Often I request no plastic straws, no plastic bags and think about less packaging on products since I want to cut waste going into our landfill. But it was mind-boggling to see the items in the riverbed! Plastic straws, truck and bicycle tires, plastic bottles, cans, dog poop in plastic bags, blankets, shoes, clothing, and foam drink cups!

If I saw one more foam cup I was about to scream! Why? Because if I could grab a cup without it breaking apart I was thrilled; if it broke apart it was in smaller pieces that were time-consuming to pick up. I saw so many small plastic pieces … of various plastic products that will simply float down river … but why are any of these things in the river!

Four hours of volunteer time from 20 people to clean up an area of the Rillito River west of 1st Avenue. Lots of trash collected. Please throw your trash in a garbage or recycling bin, not our river! Thank you volunteers for your time and energy at this project!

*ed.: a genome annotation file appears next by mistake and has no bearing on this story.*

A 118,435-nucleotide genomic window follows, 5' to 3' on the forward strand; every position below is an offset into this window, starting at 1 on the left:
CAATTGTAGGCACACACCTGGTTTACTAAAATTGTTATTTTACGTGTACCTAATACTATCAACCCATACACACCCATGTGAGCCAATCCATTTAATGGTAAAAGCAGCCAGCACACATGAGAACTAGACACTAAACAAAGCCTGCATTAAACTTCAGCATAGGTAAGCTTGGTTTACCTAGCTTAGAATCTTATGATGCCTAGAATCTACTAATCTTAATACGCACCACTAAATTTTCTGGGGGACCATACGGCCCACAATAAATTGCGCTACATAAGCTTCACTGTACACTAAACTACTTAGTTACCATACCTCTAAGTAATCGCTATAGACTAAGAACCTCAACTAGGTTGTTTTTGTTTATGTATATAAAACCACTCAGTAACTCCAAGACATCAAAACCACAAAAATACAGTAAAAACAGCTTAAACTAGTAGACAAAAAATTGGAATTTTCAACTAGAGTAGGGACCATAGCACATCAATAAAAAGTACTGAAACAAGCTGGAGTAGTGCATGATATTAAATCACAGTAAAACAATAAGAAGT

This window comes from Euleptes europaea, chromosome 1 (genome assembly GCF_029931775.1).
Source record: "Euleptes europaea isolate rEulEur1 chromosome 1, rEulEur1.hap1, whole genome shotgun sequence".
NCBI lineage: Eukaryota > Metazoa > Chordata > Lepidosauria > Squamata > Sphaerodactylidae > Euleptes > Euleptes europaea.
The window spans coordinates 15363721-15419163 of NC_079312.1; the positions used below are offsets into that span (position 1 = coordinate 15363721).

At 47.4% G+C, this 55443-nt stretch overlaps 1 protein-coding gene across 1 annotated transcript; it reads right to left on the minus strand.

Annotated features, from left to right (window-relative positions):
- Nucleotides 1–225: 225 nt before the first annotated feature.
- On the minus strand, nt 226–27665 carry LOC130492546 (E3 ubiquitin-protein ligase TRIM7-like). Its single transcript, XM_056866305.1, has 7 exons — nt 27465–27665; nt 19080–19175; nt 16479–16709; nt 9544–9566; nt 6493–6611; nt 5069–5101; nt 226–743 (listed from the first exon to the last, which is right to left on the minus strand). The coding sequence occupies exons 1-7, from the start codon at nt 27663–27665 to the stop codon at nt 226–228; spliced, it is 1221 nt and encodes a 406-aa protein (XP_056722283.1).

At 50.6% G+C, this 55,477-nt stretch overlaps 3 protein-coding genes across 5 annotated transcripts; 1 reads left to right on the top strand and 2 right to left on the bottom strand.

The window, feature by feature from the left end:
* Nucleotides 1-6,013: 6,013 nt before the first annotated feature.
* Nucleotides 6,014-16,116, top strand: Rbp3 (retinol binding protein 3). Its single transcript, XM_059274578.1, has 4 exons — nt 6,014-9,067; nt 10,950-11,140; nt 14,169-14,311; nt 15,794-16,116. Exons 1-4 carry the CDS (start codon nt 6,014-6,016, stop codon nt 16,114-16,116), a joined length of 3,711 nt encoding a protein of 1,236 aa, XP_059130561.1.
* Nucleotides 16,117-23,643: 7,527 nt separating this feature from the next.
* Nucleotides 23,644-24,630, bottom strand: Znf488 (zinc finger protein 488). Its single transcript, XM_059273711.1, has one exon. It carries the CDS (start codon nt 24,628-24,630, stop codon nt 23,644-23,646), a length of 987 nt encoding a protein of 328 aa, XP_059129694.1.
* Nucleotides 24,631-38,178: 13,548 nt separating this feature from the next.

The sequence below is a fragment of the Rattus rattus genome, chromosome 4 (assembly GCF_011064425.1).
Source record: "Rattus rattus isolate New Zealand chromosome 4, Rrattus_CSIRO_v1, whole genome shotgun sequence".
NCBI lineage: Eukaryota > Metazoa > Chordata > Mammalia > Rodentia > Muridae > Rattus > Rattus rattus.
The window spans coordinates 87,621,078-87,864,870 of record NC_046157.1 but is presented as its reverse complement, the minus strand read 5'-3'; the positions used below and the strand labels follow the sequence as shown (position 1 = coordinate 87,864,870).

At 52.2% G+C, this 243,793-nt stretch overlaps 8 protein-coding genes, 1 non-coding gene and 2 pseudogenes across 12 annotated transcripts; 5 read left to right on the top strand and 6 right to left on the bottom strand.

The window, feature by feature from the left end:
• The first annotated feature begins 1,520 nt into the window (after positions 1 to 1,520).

Final note: later in the day I turn on the television and what commercial do I see! Circle K and the Polar Pop cup! Can something be done about those cups, or people not throwing them into the river … oh how I hated picking up all the cup pieces!

Grand Canyon National Park: 100 years!


Not everything or anyone can last or live 100 years; however, when it happens there may be good reason for such longevity. And so it is with the Grand Canyon National Park now celebrating its centennial this Tuesday, this year! Happy birthday!